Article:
Path to the 2012 Farm Bill: Senate Draft Farm Bill – Local Food and Rural Development Drilldown
April 23rd, 2012
Agricultural policy that bolsters community economic development serves as a cornerstone of NSAC’s advocacy. Within this framework, we support strong Rural Development programs that target small business development and job creation. Similarly, NSAC recognizes the economic opportunities inherent in food produced for local markets and thus urge Congress to address infrastructure and information barriers to fully realizing the potential inherent in this sector of agriculture.
We worked last fall with Sen. Sherrod Brown (D-OH) and Rep. Chellie Pingree (D-ME-1) and many other members of Congress to develop the Local Farms, Food, and Jobs Act.
We are both pleased and disappointed with how the local food bill compares to the Senate’s draft Farm Bill, which makes some steps in the right direction but also missed the mark on vital funding needs as well as no-cost policy tweaks with enormous prospective impact for our economy.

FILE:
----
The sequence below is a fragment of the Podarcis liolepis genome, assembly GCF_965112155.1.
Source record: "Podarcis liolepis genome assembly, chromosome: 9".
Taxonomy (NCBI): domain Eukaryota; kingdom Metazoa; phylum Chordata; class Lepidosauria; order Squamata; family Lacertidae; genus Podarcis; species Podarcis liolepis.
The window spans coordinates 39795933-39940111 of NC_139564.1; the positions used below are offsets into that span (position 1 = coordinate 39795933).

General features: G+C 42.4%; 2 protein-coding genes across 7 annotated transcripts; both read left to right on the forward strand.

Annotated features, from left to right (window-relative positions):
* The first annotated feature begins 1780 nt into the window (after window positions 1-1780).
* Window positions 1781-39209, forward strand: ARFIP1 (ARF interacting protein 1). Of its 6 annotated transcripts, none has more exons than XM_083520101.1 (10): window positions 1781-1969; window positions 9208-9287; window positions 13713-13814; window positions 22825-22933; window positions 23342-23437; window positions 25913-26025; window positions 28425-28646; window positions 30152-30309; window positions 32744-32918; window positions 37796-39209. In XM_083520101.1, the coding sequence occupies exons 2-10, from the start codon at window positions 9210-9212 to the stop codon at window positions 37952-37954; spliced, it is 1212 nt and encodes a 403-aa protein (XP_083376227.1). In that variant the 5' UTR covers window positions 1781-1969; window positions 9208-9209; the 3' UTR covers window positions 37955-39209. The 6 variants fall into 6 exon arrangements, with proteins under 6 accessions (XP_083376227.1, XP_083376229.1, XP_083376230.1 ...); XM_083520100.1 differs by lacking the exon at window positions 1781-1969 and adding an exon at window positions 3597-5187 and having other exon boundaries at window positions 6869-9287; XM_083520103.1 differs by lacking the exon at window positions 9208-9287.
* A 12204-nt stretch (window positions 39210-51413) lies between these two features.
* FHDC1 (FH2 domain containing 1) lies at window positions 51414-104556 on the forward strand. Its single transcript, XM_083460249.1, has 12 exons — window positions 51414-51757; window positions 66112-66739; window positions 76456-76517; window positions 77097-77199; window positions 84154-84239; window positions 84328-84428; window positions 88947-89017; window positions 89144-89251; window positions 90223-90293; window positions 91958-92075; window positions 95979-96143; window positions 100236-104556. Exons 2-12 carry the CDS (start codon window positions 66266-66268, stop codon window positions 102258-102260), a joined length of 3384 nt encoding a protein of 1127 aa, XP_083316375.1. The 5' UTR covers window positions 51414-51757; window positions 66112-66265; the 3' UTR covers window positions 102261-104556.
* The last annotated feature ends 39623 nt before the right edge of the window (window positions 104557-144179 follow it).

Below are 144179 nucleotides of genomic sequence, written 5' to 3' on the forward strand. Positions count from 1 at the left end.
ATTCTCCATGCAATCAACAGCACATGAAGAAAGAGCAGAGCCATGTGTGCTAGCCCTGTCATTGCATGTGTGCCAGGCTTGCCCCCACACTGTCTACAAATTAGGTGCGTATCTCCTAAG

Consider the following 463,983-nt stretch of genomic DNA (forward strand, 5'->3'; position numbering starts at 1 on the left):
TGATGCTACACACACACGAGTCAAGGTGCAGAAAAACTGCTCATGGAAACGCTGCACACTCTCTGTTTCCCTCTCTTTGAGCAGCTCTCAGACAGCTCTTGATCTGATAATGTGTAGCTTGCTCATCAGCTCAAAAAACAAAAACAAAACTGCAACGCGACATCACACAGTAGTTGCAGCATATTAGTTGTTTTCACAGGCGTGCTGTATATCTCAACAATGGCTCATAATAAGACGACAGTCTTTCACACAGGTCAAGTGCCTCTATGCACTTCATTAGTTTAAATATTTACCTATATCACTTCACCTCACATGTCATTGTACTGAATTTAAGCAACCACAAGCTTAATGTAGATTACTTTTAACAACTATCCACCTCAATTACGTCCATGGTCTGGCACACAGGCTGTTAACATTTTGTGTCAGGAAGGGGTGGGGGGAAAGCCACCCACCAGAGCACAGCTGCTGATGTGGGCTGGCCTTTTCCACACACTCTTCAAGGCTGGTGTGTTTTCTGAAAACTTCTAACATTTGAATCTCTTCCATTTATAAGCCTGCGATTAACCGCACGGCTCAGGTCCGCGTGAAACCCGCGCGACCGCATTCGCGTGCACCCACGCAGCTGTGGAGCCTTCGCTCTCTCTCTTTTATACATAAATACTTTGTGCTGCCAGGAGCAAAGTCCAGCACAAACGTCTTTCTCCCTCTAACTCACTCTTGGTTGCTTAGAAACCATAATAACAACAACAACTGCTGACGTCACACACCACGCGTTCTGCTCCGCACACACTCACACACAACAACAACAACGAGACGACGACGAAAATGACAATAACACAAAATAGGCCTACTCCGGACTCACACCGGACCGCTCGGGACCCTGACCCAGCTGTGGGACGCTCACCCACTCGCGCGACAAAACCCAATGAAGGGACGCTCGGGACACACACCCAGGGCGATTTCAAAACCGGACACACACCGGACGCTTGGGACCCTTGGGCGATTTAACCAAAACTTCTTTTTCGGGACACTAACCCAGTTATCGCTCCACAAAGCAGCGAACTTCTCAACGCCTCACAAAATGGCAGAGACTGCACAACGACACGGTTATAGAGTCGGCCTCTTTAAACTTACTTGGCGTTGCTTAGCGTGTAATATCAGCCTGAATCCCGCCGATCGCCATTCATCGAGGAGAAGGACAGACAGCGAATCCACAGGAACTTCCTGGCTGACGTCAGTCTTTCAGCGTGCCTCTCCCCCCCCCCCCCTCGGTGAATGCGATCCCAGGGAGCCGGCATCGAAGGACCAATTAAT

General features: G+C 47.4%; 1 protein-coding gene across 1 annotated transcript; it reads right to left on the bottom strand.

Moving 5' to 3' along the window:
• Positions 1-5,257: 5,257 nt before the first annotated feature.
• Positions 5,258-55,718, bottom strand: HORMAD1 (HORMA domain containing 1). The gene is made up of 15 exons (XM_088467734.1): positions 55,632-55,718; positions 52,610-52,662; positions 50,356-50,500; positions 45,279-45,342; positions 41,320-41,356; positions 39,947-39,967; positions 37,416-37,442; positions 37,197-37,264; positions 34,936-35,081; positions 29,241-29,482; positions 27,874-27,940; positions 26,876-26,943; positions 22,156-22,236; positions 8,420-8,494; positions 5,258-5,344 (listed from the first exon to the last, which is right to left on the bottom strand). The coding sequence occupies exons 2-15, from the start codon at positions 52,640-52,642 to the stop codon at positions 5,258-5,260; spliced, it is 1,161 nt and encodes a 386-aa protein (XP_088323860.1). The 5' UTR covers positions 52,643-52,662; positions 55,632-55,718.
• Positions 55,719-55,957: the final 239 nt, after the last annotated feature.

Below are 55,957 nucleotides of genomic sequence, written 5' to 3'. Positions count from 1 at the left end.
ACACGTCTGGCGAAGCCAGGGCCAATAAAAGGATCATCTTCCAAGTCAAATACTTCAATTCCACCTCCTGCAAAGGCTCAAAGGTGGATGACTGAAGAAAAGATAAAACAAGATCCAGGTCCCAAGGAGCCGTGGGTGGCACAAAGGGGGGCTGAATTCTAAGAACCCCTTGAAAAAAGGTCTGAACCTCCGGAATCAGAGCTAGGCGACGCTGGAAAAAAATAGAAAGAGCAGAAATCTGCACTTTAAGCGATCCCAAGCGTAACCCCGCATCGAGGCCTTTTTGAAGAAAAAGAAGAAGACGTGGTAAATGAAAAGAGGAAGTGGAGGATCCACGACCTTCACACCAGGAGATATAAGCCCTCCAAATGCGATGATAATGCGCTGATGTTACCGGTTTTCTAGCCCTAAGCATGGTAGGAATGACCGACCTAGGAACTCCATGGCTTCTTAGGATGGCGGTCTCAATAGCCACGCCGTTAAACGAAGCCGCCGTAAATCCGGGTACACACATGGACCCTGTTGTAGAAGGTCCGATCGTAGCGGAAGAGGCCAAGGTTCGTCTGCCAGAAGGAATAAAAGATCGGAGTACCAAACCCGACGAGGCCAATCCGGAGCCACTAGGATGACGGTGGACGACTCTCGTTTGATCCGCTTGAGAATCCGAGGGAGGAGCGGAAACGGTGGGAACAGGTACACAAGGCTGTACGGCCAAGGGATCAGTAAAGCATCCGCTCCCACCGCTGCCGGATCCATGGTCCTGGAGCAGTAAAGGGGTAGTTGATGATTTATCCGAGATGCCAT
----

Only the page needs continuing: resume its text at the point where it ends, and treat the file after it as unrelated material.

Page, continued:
- The Crop Insurance Titles adds a directive to USDA to create a Whole Farm Diversified Risk Management Insurance product for diversified operations, including specialty crops and mixed grain/livestock and dairy operations.
- The Farmers Market Promotion Program (FMPP) is renamed the Farmers Market and Local Food Promotion Program, thus serving not only direct producer-to-consumer marketing channels but also “scaled up” local food sales to retailers and institutions. The program receives $20 million in annual mandatory funding, double the current level in light of the new expanded program purpose. The Local Farms, Food and Jobs Act calls for $30 million a year, a level we will continue to advocate for.
- Funding for Community Food Projects receives an increase of $5 million a year for the next 5 years, above its permanent funding of $5 million a year.
- Appropriate Technology Transfer for Rural Areas (ATTRA), which provides research-based information on sustainable agriculture, remains intact with $5 million in annual discretionary funding.